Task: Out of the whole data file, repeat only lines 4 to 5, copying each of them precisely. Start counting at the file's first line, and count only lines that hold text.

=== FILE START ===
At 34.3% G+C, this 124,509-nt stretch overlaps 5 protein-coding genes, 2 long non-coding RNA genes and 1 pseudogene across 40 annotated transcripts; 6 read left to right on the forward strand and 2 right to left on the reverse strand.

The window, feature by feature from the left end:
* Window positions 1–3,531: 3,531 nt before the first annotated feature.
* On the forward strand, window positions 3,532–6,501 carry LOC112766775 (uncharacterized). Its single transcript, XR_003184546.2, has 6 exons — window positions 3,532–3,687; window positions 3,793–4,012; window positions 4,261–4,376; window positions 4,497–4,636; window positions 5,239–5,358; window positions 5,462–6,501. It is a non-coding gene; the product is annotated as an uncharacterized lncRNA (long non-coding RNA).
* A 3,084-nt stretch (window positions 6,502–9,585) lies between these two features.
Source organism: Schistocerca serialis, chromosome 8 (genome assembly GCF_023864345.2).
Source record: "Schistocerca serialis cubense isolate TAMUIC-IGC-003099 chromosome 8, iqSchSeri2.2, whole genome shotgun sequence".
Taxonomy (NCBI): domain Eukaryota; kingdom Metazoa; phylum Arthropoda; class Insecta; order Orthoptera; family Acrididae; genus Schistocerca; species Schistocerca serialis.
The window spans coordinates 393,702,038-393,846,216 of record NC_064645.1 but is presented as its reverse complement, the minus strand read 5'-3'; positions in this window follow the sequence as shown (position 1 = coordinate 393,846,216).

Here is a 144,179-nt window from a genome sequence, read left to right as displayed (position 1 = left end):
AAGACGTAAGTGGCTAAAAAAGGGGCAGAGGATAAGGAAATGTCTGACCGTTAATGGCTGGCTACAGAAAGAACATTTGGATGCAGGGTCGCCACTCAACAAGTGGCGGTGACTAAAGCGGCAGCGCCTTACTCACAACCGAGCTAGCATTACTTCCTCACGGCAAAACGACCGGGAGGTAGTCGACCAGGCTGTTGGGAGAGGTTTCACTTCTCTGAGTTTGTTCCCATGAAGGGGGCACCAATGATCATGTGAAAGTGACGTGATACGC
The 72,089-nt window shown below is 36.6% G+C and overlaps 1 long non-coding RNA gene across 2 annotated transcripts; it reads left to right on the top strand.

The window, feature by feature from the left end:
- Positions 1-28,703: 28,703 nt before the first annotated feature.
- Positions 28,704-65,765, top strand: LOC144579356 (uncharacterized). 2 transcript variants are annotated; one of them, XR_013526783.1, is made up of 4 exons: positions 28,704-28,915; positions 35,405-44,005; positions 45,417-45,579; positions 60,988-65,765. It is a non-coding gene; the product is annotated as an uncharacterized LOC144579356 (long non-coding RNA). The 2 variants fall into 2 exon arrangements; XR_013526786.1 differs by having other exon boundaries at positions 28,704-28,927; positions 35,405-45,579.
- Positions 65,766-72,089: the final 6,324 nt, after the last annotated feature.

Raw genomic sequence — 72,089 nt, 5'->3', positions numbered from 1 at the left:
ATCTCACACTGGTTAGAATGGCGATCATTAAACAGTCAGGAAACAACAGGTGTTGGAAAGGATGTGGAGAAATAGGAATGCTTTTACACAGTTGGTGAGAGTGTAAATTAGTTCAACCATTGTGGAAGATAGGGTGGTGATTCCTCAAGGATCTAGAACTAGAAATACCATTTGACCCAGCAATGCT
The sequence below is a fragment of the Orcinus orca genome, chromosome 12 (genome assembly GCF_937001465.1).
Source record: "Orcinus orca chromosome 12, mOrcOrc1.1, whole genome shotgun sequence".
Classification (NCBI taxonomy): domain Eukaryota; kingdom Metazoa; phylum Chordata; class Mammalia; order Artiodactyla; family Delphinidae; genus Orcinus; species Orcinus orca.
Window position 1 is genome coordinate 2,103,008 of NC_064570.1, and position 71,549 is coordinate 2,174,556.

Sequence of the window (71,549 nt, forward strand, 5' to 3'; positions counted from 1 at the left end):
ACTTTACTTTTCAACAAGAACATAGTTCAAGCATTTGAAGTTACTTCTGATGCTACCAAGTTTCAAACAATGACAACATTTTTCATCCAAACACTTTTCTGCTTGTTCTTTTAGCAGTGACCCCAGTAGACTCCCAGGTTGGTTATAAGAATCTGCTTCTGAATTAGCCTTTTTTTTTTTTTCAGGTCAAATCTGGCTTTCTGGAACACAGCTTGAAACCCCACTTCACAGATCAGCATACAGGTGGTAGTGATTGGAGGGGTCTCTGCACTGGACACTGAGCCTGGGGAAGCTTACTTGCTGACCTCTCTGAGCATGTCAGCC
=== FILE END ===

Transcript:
* On the forward strand, window positions 3,532–6,501 carry LOC112766775 (uncharacterized). Its single transcript, XR_003184546.2, has 6 exons — window positions 3,532–3,687; window positions 3,793–4,012; window positions 4,261–4,376; window positions 4,497–4,636; window positions 5,239–5,358; window positions 5,462–6,501. It is a non-coding gene; the product is annotated as an uncharacterized lncRNA (long non-coding RNA).
* A 3,084-nt stretch (window positions 6,502–9,585) lies between these two features.